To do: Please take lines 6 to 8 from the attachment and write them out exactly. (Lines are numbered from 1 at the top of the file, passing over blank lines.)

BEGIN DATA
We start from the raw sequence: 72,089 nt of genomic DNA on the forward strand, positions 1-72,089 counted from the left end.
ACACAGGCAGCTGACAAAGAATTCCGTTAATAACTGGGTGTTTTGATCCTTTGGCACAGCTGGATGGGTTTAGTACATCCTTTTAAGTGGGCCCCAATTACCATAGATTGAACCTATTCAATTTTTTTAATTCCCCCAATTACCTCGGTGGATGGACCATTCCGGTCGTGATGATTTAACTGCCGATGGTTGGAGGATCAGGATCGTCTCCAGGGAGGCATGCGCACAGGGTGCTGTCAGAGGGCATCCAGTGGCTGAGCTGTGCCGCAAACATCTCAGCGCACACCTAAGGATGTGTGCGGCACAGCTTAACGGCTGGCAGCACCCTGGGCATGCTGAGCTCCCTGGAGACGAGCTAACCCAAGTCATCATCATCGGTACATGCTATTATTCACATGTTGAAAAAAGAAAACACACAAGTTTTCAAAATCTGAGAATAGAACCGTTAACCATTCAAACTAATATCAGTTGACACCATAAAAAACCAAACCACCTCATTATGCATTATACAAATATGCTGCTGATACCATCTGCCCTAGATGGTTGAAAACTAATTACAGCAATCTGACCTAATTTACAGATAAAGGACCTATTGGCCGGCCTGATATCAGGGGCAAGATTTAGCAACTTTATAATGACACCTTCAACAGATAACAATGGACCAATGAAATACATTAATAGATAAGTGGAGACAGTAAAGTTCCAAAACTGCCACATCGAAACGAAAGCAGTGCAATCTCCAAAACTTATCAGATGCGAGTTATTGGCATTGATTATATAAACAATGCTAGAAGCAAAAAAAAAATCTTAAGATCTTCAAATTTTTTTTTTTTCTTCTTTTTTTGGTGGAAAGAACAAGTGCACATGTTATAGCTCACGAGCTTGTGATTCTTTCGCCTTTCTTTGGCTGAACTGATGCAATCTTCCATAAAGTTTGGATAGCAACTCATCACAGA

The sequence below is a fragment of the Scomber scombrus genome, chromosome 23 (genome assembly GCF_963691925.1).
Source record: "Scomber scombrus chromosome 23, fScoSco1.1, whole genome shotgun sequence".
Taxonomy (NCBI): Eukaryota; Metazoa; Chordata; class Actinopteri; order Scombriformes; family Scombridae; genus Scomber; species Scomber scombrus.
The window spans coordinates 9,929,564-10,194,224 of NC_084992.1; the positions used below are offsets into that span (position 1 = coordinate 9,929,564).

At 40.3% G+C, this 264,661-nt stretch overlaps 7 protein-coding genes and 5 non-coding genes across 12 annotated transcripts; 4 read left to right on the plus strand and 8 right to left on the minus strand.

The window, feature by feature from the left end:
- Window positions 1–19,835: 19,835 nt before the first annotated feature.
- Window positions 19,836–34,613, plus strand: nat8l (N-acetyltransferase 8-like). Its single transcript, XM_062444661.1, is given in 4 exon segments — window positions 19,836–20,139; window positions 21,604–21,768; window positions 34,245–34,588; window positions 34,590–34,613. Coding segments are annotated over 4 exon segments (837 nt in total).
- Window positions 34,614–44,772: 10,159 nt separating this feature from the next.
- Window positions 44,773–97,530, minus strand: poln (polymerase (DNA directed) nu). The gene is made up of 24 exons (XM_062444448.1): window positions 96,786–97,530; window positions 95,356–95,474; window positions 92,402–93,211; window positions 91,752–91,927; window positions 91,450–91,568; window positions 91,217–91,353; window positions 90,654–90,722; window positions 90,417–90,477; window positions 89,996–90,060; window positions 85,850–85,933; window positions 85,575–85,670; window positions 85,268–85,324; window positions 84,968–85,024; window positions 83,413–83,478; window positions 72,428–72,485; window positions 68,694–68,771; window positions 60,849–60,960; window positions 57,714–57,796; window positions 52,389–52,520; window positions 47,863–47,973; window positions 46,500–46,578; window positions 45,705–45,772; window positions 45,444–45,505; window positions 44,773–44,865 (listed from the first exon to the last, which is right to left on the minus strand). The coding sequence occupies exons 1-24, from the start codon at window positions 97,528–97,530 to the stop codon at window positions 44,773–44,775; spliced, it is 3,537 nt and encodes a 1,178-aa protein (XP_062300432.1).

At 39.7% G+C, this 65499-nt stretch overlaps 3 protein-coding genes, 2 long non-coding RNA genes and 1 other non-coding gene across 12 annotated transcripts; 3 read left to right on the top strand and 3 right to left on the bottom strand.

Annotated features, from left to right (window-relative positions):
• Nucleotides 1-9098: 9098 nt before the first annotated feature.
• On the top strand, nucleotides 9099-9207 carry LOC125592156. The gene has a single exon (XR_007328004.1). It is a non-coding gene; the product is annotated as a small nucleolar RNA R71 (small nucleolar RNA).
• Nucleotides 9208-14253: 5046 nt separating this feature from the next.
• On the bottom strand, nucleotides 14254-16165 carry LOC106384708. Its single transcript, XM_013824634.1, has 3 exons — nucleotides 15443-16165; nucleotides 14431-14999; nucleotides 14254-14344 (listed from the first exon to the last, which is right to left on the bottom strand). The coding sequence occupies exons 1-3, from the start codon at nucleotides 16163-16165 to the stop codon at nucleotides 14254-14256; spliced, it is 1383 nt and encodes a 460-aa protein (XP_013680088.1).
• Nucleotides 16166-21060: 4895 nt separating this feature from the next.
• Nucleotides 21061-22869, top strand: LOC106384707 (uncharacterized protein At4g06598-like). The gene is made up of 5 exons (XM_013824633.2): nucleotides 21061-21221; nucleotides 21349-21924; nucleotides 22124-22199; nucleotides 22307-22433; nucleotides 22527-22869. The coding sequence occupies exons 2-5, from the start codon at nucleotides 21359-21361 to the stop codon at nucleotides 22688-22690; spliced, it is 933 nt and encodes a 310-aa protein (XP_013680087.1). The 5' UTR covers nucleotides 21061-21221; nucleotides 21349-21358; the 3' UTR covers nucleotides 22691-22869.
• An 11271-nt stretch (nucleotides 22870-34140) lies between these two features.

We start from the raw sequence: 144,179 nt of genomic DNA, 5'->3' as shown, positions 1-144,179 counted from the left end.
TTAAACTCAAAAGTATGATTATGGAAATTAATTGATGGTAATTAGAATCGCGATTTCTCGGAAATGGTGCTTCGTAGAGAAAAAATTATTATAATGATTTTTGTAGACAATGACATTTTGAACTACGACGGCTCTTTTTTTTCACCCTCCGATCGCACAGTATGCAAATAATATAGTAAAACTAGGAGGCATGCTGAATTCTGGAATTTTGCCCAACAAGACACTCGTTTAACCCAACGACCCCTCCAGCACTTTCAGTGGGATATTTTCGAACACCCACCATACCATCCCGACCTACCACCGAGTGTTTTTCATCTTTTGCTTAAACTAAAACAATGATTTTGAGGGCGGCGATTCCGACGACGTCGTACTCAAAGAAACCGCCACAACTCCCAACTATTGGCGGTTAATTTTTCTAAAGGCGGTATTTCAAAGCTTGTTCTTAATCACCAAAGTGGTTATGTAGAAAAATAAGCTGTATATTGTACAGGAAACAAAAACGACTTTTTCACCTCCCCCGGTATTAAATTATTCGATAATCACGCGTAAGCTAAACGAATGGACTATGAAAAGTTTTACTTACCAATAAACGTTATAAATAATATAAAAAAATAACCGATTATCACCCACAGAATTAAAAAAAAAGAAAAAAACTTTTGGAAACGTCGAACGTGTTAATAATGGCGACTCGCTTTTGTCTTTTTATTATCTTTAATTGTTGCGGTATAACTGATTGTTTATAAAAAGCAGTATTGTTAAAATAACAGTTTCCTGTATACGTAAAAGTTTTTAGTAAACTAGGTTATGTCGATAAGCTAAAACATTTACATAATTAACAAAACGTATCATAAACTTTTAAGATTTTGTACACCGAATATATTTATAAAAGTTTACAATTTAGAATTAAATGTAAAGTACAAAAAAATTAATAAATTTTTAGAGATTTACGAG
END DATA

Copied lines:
The window spans coordinates 9,929,564-10,194,224 of NC_084992.1; the positions used below are offsets into that span (position 1 = coordinate 9,929,564).

At 40.3% G+C, this 264,661-nt stretch overlaps 7 protein-coding genes and 5 non-coding genes across 12 annotated transcripts; 4 read left to right on the plus strand and 8 right to left on the minus strand.

The window, feature by feature from the left end: